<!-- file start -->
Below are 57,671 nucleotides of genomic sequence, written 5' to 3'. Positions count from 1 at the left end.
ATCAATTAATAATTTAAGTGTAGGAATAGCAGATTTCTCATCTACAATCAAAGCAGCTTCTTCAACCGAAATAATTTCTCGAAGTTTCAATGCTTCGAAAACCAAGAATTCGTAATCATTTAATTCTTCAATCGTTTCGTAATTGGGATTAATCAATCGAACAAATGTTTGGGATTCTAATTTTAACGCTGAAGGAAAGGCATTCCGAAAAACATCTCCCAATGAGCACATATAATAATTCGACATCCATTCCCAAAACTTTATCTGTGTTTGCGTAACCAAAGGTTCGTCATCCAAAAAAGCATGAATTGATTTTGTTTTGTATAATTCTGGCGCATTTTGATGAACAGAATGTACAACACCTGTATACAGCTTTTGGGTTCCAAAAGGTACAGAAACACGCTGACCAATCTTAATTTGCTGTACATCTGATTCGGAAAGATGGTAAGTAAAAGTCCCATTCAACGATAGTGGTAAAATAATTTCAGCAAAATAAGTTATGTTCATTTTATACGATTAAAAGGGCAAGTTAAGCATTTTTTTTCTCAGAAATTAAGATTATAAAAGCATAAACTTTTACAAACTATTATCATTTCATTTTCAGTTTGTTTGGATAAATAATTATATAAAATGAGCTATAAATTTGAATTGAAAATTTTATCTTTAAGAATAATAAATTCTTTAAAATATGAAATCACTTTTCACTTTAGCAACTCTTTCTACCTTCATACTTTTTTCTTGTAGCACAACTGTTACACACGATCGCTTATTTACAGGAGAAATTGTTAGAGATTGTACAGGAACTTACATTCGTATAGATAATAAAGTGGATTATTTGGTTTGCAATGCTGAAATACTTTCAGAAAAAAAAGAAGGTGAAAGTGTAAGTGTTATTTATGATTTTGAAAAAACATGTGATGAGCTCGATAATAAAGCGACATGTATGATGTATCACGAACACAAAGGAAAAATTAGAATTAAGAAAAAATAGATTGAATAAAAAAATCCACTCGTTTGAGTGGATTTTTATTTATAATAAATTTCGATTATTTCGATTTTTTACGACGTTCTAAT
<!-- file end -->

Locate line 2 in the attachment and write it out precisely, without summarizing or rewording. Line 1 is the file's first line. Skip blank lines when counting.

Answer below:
ATCAATTAATAATTTAAGTGTAGGAATAGCAGATTTCTCATCTACAATCAAAGCAGCTTCTTCAACCGAAATAATTTCTCGAAGTTTCAATGCTTCGAAAACCAAGAATTCGTAATCATTTAATTCTTCAATCGTTTCGTAATTGGGATTAATCAATCGAACAAATGTTTGGGATTCTAATTTTAACGCTGAAGGAAAGGCATTCCGAAAAACATCTCCCAATGAGCACATATAATAATTCGACATCCATTCCCAAAACTTTATCTGTGTTTGCGTAACCAAAGGTTCGTCATCCAAAAAAGCATGAATTGATTTTGTTTTGTATAATTCTGGCGCATTTTGATGAACAGAATGTACAACACCTGTATACAGCTTTTGGGTTCCAAAAGGTACAGAAACACGCTGACCAATCTTAATTTGCTGTACATCTGATTCGGAAAGATGGTAAGTAAAAGTCCCATTCAACGATAGTGGTAAAATAATTTCAGCAAAATAAGTTATGTTCATTTTATACGATTAAAAGGGCAAGTTAAGCATTTTTTTTCTCAGAAATTAAGATTATAAAAGCATAAACTTTTACAAACTATTATCATTTCATTTTCAGTTTGTTTGGATAAATAATTATATAAAATGAGCTATAAATTTGAATTGAAAATTTTATCTTTAAGAATAATAAATTCTTTAAAATATGAAATCACTTTTCACTTTAGCAACTCTTTCTACCTTCATACTTTTTTCTTGTAGCACAACTGTTACACACGATCGCTTATTTACAGGAGAAATTGTTAGAGATTGTACAGGAACTTACATTCGTATAGATAATAAAGTGGATTATTTGGTTTGCAATGCTGAAATACTTTCAGAAAAAAAAGAAGGTGAAAGTGTAAGTGTTATTTATGATTTTGAAAAAACATGTGATGAGCTCGATAATAAAGCGACATGTATGATGTATCACGAACACAAAGGAAAAATTAGAATTAAGAAAAAATAGATTGAATAAAAAAATCCACTCGTTTGAGTGGATTTTTATTTATAATAAATTTCGATTATTTCGATTTTTTACGACGTTCTAAT